Beer Without Hops? Yes, It Exists.

Today’s beer drinkers take for granted that the ingredients in their pint will include hops. The rise of India pale ale, craft beer’s signature style, has moved hops even more into the spotlight. Breweries are making their beer with new varieties of hops, and some breweries have become known for their IBU-heavy products.

However, some brewers are bring back beer styles that aren’t brewed with hops. Centuries ago, hops simply weren’t available in some parts of the world; the climate wasn’t suitable to growing them, and the cost of importing them was prohibitive. James Sheehan, a homebrewer from England, introduces us to three varieties of unhopped beer.

The Vikings brewed spruce beer, which was found to ward off scurvy on long voyages, and the British Navy prescribed it as well to its seamen. Spruce beers were also brewed in America because hops were scarce. Benjamin Franklin, for one, brewed his own version, which was entirely molasses-based.

For millennia, Northern Europeans have brewed gruit beers, which used a variety of herbs along with honey and fruit. The ancient Scots are known for brewing their beer with heather, which imparts a flavor more like hops than spruce.

Perhaps the oddest unhopped beer of all is sahti, a style that originated in Finland so long ago that metal vessels hadn’t yet been introduced to the brewing process. The ancient Finns heated large rocks in a fire, then threw the blazing rocks into a barrel of mash water. The resulting beer had a roasted taste from caramelized malt, along with a gin-like taste from juniper leaves.

The Friday Mash (Man on the Moon Edition)

On this day in 1972, Apollo 17, crewed by Eugene Cernan, Ron Evans, and Harrison Schmitt, returned to Earth. The craft’s re-entry marked the end of America’s manned lunar program. Cernan currently holds the distinction of being the last man to walk on the Moon.

And now….The Mash!

We begin in England, where the publishers of Original Gravity, a beer-centric magazine, have put Issue #1 online, free of charge. Enjoy!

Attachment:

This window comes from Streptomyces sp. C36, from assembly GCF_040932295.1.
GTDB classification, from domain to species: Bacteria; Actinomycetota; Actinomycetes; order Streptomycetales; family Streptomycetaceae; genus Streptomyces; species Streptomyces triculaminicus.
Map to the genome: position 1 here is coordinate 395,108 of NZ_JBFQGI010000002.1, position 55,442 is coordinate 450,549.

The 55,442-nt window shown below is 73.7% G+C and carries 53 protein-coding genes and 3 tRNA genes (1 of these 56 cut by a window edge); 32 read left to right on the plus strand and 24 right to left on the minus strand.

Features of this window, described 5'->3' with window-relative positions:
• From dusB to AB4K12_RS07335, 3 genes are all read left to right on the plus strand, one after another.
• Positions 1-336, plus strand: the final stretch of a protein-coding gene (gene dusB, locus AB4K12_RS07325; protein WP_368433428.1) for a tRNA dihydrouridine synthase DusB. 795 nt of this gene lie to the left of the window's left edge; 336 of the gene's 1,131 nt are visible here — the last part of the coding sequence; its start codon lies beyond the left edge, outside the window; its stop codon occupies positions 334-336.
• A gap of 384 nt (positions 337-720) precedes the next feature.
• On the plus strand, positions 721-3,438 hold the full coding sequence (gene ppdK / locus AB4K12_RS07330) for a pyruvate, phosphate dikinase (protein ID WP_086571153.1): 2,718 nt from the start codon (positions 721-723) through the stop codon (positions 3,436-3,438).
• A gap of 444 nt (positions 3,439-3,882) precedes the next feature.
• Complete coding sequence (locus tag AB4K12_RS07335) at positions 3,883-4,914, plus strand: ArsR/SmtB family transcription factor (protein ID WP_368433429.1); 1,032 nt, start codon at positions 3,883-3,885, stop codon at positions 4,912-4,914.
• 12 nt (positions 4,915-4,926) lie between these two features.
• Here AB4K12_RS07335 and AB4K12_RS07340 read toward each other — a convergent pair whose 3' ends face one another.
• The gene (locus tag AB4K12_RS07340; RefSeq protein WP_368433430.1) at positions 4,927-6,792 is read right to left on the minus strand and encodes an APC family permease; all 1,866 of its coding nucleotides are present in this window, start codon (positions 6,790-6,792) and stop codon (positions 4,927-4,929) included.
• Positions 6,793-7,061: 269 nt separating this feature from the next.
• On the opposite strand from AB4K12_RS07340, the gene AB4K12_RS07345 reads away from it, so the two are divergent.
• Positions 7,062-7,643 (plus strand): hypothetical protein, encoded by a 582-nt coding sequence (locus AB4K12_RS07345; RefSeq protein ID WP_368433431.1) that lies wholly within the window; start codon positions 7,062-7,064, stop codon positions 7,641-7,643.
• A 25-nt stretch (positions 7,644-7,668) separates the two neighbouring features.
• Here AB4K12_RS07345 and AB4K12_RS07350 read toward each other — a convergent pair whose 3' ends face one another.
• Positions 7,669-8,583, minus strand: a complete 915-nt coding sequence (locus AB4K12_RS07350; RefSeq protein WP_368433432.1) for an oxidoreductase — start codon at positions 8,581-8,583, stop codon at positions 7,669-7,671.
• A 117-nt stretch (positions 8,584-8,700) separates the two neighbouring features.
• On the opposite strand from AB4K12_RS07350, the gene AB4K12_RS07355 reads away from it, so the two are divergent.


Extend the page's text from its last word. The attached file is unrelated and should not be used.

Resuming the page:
The founders of Surly Brewing Company—Omar Ansari, a first-generation American; and Todd Haug, a death-metal guitarist—have done well, both for themselves and Minnesota’s beer drinkers.

Belgian scientists have found a way to keep beer from over-foaming. They applied a magnetic field to a malt infused with hops extract to disperse its anti-foaming agent into tinier particles.

Archaeologists have concluded that Iceland’s Vikings were more interested in drinking and feasting than in pillaging. Unfortunately for them, the Little Ice Age became the ultimate party-pooper.

A pair of brothers have invented something that makes it easier to enjoy a beer while taking a shower. Their Sip Caddy is a portable cup holder that can be attached to the wall.

Lance Curran, the co-founder of Chicago’s Arcade Brewery, loves comic books so much that he had comic strips drawn on the labels of its Festus Rotgut black wheat ale.

Finally, a woman attending a Philadelphia 76ers game wound up with a lapful of beer after an errant pass knocked the cup out of her hand. The way the Sixers are playing this season, she–and every other fan–needs some beer to deaden the pain.

The Friday Mash (Robbie Burns Edition)

Today is the birthday of Scottish poet Robert Burns. It is the traditional day to honor him with a Burns supper, which typically includes haggis, Scotch whisky, and the recitation of Burns’ poetry, and closes with a chorus of Auld Lang Syne.

And now…The Mash!

We begin in Rosemont, Illinois, where America’s fourth Hofbrauhaus had a soft opening in the city’s new entertainment district. The other HB locations are Las Vegas, Pittsburgh, and Newport, Kentucky.

The Canadian humor magazine Bite has created a zodiac-like infographic, “What Your Beer Style Says About You.” (Hat tip: Jay Brooks.)

Two cheers for the three-tier system. According to the New America Foundation’s Barry Lynn, distributors are protecting craft beer from the dominance of the nation’s brewing duopoly–at least for now.

Why is beer more likely to go skunky in clear bottles? It’s because light reacts with hop alpha acids to produce a compound similar to one found in a skunk’s defense spray.

On Tuesday Harpoon Brewing, the nation’s eighth-largest craft brewer, will open a $3.5 million beer hall in Boston. It’s located just blocks from Boston Beer Company’s Jamaica Plain facility.

If you haven’t been able to get limited-release beers, Today.com’s Jim Galligan offers tips from the pros. For starters, you should cultivate a relationship with a good beer store in your area.

Finally, Matt Austin, a grad student at Cardiff University, found some interesting parallels between the way Vikings drank in mead halls and the way today’s British college athletes drink.

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